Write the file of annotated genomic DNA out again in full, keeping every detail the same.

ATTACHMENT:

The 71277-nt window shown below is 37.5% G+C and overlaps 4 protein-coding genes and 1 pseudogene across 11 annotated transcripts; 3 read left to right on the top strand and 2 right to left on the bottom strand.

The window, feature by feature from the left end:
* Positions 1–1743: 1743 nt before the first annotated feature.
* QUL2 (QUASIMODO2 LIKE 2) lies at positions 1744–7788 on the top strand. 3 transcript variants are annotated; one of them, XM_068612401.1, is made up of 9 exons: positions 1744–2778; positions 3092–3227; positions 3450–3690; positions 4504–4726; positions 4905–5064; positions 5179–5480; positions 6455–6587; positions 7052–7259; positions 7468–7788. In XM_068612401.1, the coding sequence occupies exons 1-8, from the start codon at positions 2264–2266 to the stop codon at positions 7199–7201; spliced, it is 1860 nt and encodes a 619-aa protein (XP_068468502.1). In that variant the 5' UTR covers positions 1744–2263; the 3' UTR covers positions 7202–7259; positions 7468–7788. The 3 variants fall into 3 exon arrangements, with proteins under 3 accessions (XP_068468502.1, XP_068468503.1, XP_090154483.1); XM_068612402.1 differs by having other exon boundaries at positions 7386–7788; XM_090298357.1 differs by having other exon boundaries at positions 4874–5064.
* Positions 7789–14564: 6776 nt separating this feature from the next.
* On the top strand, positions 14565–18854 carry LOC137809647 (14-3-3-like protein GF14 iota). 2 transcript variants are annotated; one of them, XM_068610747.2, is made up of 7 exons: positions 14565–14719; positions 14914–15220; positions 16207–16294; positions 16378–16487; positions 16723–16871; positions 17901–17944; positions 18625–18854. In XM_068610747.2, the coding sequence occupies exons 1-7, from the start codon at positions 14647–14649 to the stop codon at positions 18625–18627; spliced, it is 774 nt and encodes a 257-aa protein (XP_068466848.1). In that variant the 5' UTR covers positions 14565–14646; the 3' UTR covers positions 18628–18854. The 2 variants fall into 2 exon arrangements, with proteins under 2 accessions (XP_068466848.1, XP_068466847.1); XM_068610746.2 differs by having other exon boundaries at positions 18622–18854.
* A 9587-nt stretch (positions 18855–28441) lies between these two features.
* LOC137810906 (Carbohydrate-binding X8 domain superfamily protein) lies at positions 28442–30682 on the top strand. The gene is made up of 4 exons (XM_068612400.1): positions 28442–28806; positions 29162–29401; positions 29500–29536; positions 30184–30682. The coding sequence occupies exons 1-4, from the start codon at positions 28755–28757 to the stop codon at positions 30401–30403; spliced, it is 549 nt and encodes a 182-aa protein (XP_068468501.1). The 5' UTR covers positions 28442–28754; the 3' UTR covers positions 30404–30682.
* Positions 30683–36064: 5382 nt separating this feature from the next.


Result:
The 71277-nt window shown below is 37.5% G+C and overlaps 4 protein-coding genes and 1 pseudogene across 11 annotated transcripts; 3 read left to right on the top strand and 2 right to left on the bottom strand.

The window, feature by feature from the left end:
* Positions 1–1743: 1743 nt before the first annotated feature.
* QUL2 (QUASIMODO2 LIKE 2) lies at positions 1744–7788 on the top strand. 3 transcript variants are annotated; one of them, XM_068612401.1, is made up of 9 exons: positions 1744–2778; positions 3092–3227; positions 3450–3690; positions 4504–4726; positions 4905–5064; positions 5179–5480; positions 6455–6587; positions 7052–7259; positions 7468–7788. In XM_068612401.1, the coding sequence occupies exons 1-8, from the start codon at positions 2264–2266 to the stop codon at positions 7199–7201; spliced, it is 1860 nt and encodes a 619-aa protein (XP_068468502.1). In that variant the 5' UTR covers positions 1744–2263; the 3' UTR covers positions 7202–7259; positions 7468–7788. The 3 variants fall into 3 exon arrangements, with proteins under 3 accessions (XP_068468502.1, XP_068468503.1, XP_090154483.1); XM_068612402.1 differs by having other exon boundaries at positions 7386–7788; XM_090298357.1 differs by having other exon boundaries at positions 4874–5064.
* Positions 7789–14564: 6776 nt separating this feature from the next.
* On the top strand, positions 14565–18854 carry LOC137809647 (14-3-3-like protein GF14 iota). 2 transcript variants are annotated; one of them, XM_068610747.2, is made up of 7 exons: positions 14565–14719; positions 14914–15220; positions 16207–16294; positions 16378–16487; positions 16723–16871; positions 17901–17944; positions 18625–18854. In XM_068610747.2, the coding sequence occupies exons 1-7, from the start codon at positions 14647–14649 to the stop codon at positions 18625–18627; spliced, it is 774 nt and encodes a 257-aa protein (XP_068466848.1). In that variant the 5' UTR covers positions 14565–14646; the 3' UTR covers positions 18628–18854. The 2 variants fall into 2 exon arrangements, with proteins under 2 accessions (XP_068466848.1, XP_068466847.1); XM_068610746.2 differs by having other exon boundaries at positions 18622–18854.
* A 9587-nt stretch (positions 18855–28441) lies between these two features.
* LOC137810906 (Carbohydrate-binding X8 domain superfamily protein) lies at positions 28442–30682 on the top strand. The gene is made up of 4 exons (XM_068612400.1): positions 28442–28806; positions 29162–29401; positions 29500–29536; positions 30184–30682. The coding sequence occupies exons 1-4, from the start codon at positions 28755–28757 to the stop codon at positions 30401–30403; spliced, it is 549 nt and encodes a 182-aa protein (XP_068468501.1). The 5' UTR covers positions 28442–28754; the 3' UTR covers positions 30404–30682.
* Positions 30683–36064: 5382 nt separating this feature from the next.